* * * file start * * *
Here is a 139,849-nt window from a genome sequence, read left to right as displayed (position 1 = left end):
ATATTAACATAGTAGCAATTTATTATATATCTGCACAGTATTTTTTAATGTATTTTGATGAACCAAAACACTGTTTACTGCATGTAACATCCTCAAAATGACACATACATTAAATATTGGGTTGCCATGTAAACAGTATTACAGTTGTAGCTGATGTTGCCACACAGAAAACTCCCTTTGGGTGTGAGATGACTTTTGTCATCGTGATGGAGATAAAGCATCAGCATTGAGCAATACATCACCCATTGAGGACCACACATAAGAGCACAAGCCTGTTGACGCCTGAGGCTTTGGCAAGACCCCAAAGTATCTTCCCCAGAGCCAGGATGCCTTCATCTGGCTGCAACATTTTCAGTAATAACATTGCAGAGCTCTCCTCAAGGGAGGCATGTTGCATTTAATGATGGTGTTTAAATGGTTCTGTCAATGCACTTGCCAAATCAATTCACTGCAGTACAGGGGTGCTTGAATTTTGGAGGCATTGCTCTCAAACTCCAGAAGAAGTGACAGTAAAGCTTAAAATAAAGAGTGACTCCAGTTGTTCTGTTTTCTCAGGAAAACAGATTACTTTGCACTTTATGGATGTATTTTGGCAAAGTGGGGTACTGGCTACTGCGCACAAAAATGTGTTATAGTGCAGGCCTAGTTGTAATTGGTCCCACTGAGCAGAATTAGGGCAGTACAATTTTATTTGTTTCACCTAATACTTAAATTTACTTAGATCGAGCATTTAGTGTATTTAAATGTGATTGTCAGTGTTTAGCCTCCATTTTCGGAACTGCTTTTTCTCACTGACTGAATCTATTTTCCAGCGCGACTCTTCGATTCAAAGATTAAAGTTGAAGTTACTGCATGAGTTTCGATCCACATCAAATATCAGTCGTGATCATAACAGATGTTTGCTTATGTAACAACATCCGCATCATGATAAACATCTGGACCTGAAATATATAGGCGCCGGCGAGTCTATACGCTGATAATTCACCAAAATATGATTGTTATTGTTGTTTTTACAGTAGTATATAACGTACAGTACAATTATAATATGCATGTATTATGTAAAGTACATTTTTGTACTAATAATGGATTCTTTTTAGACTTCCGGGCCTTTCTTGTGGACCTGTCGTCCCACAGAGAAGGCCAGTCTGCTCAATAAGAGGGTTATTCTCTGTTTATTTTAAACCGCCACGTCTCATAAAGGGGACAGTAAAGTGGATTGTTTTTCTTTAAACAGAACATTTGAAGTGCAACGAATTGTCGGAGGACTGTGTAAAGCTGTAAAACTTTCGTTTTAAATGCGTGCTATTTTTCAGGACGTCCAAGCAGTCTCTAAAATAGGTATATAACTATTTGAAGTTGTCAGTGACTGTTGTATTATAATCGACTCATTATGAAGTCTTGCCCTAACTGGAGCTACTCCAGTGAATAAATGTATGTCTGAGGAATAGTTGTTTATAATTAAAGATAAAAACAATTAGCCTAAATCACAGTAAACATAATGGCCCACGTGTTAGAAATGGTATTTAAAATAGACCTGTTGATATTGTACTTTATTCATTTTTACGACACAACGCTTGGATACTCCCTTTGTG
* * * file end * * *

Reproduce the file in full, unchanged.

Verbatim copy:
Here is a 139,849-nt window from a genome sequence, read left to right as displayed (position 1 = left end):
ATATTAACATAGTAGCAATTTATTATATATCTGCACAGTATTTTTTAATGTATTTTGATGAACCAAAACACTGTTTACTGCATGTAACATCCTCAAAATGACACATACATTAAATATTGGGTTGCCATGTAAACAGTATTACAGTTGTAGCTGATGTTGCCACACAGAAAACTCCCTTTGGGTGTGAGATGACTTTTGTCATCGTGATGGAGATAAAGCATCAGCATTGAGCAATACATCACCCATTGAGGACCACACATAAGAGCACAAGCCTGTTGACGCCTGAGGCTTTGGCAAGACCCCAAAGTATCTTCCCCAGAGCCAGGATGCCTTCATCTGGCTGCAACATTTTCAGTAATAACATTGCAGAGCTCTCCTCAAGGGAGGCATGTTGCATTTAATGATGGTGTTTAAATGGTTCTGTCAATGCACTTGCCAAATCAATTCACTGCAGTACAGGGGTGCTTGAATTTTGGAGGCATTGCTCTCAAACTCCAGAAGAAGTGACAGTAAAGCTTAAAATAAAGAGTGACTCCAGTTGTTCTGTTTTCTCAGGAAAACAGATTACTTTGCACTTTATGGATGTATTTTGGCAAAGTGGGGTACTGGCTACTGCGCACAAAAATGTGTTATAGTGCAGGCCTAGTTGTAATTGGTCCCACTGAGCAGAATTAGGGCAGTACAATTTTATTTGTTTCACCTAATACTTAAATTTACTTAGATCGAGCATTTAGTGTATTTAAATGTGATTGTCAGTGTTTAGCCTCCATTTTCGGAACTGCTTTTTCTCACTGACTGAATCTATTTTCCAGCGCGACTCTTCGATTCAAAGATTAAAGTTGAAGTTACTGCATGAGTTTCGATCCACATCAAATATCAGTCGTGATCATAACAGATGTTTGCTTATGTAACAACATCCGCATCATGATAAACATCTGGACCTGAAATATATAGGCGCCGGCGAGTCTATACGCTGATAATTCACCAAAATATGATTGTTATTGTTGTTTTTACAGTAGTATATAACGTACAGTACAATTATAATATGCATGTATTATGTAAAGTACATTTTTGTACTAATAATGGATTCTTTTTAGACTTCCGGGCCTTTCTTGTGGACCTGTCGTCCCACAGAGAAGGCCAGTCTGCTCAATAAGAGGGTTATTCTCTGTTTATTTTAAACCGCCACGTCTCATAAAGGGGACAGTAAAGTGGATTGTTTTTCTTTAAACAGAACATTTGAAGTGCAACGAATTGTCGGAGGACTGTGTAAAGCTGTAAAACTTTCGTTTTAAATGCGTGCTATTTTTCAGGACGTCCAAGCAGTCTCTAAAATAGGTATATAACTATTTGAAGTTGTCAGTGACTGTTGTATTATAATCGACTCATTATGAAGTCTTGCCCTAACTGGAGCTACTCCAGTGAATAAATGTATGTCTGAGGAATAGTTGTTTATAATTAAAGATAAAAACAATTAGCCTAAATCACAGTAAACATAATGGCCCACGTGTTAGAAATGGTATTTAAAATAGACCTGTTGATATTGTACTTTATTCATTTTTACGACACAACGCTTGGATACTCCCTTTGTG